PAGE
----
President Donald Trump has long used vague, unsubstantiated and false claims about mass voter fraud to target his enemies and go on the attack.
And as he prepared for an appearance in Michigan Thursday, raising the specter of voter fraud once more, no matter how incorrect he was, was too good a chance for Trump to pass up even if it meant threatening federal funding in the process for a state that’s crucial to his 2020 re-election chances.
He was so intent on getting that message out there that he took to Twitter Wednesday morning where he charged that the state had sent absentee ballots to more than 7 million people in what he described as an illegal move.
“I will ask to hold up funding to Michigan if they want to go down this Voter Fraud path!” Trump tweeted.
And the president’s Michigan tweet had errors, including in the center of his argument. Michigan Secretary of State Jocelyn Benson had made it known in a statement Tuesday that the state’s registered voters would be sent an application to vote by mail, not yet a ballot.
The threat has the potential of backfiring on Trump in a state he narrowly won in 2016, when he defeated Hillary Clinton by less than half a percent, and goes against what other GOP officials in other key states are practicing during the pandemic.
Just hours after the president’s first tweet about Michigan, Georgia’s Republican secretary of state sent out a statement calling on voters in the state to cast ballots by mail for the state’s June 9 contest. The GOP official’s office had made clear earlier in the pandemic that forms for absentee ballot requests were headed to the state’s nearly 7 million voters.
Other Republicans have also taken a similar approach.
Once Ohio’s Republican governor succeeded in pushing back the state’s planned March 17 primary, mail in voting led by the state’s GOP secretary of state allowed the contest to eventually come to a close. In Wisconsin, even as Republican officials thwarted the Democratic governor’s efforts to delay an April primary, the GOP leaders of the House and Senate made clear in a statement that they “advocated for everyone to vote absentee.”
Making matters even more difficult for the president is his own use of the practice, with him admitting he voted absentee in Florida’s March primary.
That hasn’t stopped Trump from disparaging the practice, even as Democrats have made clear how important expanded voting options will be as the country faces an uncertain path heading into November’s general election.
After Trump’s outburst, Benson also tweeted that the move was done “just like my GOP colleagues in Iowa, Georgia, Nebraska and West Virginia,” as the state maintained it had the authority to do the same.
Hours after sending his tweet, Trump posted a nearly identical version referring to applications being sent instead of ballots, but maintained the funding threat.
“The president's clearly afraid that if people actually turn out and vote he'll lose,” said Jeff Timmer, a Trump critic and former executive director of the Michigan Republican Party who plans to support former Vice President Joe Biden in November. “And his path to 270 is narrow and has no room for error and he continues to blunder after blunder in Michigan. It's astounding.”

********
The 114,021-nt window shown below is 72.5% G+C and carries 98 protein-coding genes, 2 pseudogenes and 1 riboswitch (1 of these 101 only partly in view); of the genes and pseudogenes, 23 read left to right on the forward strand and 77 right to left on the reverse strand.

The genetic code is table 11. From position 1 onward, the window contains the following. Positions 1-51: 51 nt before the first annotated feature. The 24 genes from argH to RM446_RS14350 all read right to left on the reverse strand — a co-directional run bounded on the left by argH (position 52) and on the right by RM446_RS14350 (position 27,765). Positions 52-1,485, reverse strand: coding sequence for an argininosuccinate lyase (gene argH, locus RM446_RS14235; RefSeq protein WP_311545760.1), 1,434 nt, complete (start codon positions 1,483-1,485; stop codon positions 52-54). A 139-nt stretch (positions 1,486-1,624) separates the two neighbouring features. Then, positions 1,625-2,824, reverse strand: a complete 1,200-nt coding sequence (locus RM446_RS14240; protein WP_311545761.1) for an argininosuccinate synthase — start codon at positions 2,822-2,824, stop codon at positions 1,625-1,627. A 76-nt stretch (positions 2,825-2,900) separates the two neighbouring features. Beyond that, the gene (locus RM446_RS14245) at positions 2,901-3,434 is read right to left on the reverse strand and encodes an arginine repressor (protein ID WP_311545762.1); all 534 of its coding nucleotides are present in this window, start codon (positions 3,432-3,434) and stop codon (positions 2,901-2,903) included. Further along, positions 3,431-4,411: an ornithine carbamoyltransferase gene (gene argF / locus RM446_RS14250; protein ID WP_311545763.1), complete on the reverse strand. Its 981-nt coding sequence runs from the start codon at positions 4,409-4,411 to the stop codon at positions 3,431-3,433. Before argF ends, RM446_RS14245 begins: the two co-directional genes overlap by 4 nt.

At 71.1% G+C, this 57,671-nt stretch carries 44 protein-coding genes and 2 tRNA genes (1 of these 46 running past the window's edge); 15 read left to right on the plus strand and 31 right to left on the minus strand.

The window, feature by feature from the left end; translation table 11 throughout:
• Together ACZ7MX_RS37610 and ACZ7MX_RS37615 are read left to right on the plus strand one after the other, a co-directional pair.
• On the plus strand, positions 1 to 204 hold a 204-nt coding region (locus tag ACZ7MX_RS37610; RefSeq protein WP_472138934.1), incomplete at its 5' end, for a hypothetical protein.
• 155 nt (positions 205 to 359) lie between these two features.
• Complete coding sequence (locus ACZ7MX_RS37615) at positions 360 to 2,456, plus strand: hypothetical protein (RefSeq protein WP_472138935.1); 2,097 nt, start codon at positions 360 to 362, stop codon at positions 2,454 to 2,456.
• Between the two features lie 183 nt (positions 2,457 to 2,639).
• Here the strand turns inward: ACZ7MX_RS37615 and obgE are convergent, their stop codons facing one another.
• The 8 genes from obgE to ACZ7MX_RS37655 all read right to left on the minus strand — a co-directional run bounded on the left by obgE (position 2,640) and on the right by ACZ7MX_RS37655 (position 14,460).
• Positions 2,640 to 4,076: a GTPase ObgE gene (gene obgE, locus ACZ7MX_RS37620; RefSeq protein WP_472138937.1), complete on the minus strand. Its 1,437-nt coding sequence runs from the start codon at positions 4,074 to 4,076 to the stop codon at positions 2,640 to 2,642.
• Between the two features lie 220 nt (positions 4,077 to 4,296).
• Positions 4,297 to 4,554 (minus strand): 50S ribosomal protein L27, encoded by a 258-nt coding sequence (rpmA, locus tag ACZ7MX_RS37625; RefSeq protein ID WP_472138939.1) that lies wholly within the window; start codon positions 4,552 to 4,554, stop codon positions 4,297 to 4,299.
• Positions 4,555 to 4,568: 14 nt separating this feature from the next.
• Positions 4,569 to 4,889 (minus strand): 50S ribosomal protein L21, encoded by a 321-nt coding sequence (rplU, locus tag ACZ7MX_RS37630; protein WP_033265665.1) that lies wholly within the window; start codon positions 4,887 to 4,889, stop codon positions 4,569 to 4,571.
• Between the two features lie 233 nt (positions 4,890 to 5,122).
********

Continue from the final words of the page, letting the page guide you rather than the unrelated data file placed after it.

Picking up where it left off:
Michigan has become a frequent target for Trump as he tries to win re-election, with the president lashing out at the state’s Democratic governor, Gretchen Whitmer, and even going as far as appearing to encourage protests of the state’s coronavirus restrictions.
The reality of going after mail-in voting, or absentee ballots, is a challenging one for the president given how officials across the country have embraced the practice, especially during the coronavirus pandemic. Though experts say a very small level of fraud can occur with mail-in ballots, it’s nowhere near the level that Trump is claiming. And the president has provided no accurate evidence to back his outsized claims.
In interviews ahead of the president’s visit, Michigan Republicans defended Trump’s tweet despite the funding threat to their state.
“Well, I guess he can do whatever he wants,” said Steve Yoder, the first district chair for the Michigan Republican Party. “I understand his concern with it increasing voter fraud like that.”
A similar sentiment came from Hank Choate, the state GOP’s chairman in the 7th District, who expressed discomfort with the secretary of state’s move.
“If a state official, whether it's a Republican, whether it's a Democrat or whatever, if they're acting outside of their constitutional authority I have nothing against holding funding until they correct it or rescind it,” he said.
The campaign of Michigan GOP senate challenger John James did not respond to a request for comment Wednesday about the president’s tweet.
Trump’s voter fraud obsession is nothing new. After winning the 2016 general election, Trump baselessly declared that millions of illegal votes cost him the popular vote victory over Hillary Clinton.
A voter fraud commission shepherded by the Trump administration in 2017 quickly turned into a fiasco with little to show for in the way of results. In the midst of the coronavirus pandemic the president, once again returned to a voter fraud conspiracy as he disparaged voting by mail as causing widespread fraud when talking about Wisconsin’s primary.
With his tweet Wednesday, Trump was once again able to tie together two of his favorite virus era targets: Democrats and voter fraud.
But that kind of emphasis can come at a cost in a state that’s critical to Trump winning a second White House term.
“I felt a thousand Republican officeholders across the state cry out in silent grief," Joe DiSano, a Democratic consultant based in Michigan said of Trump’s tweet. "Biden's on the verge of putting Michigan away, putting it out of reach and you've got Donald Trump threatening the state of Michigan like we're Ukraine.”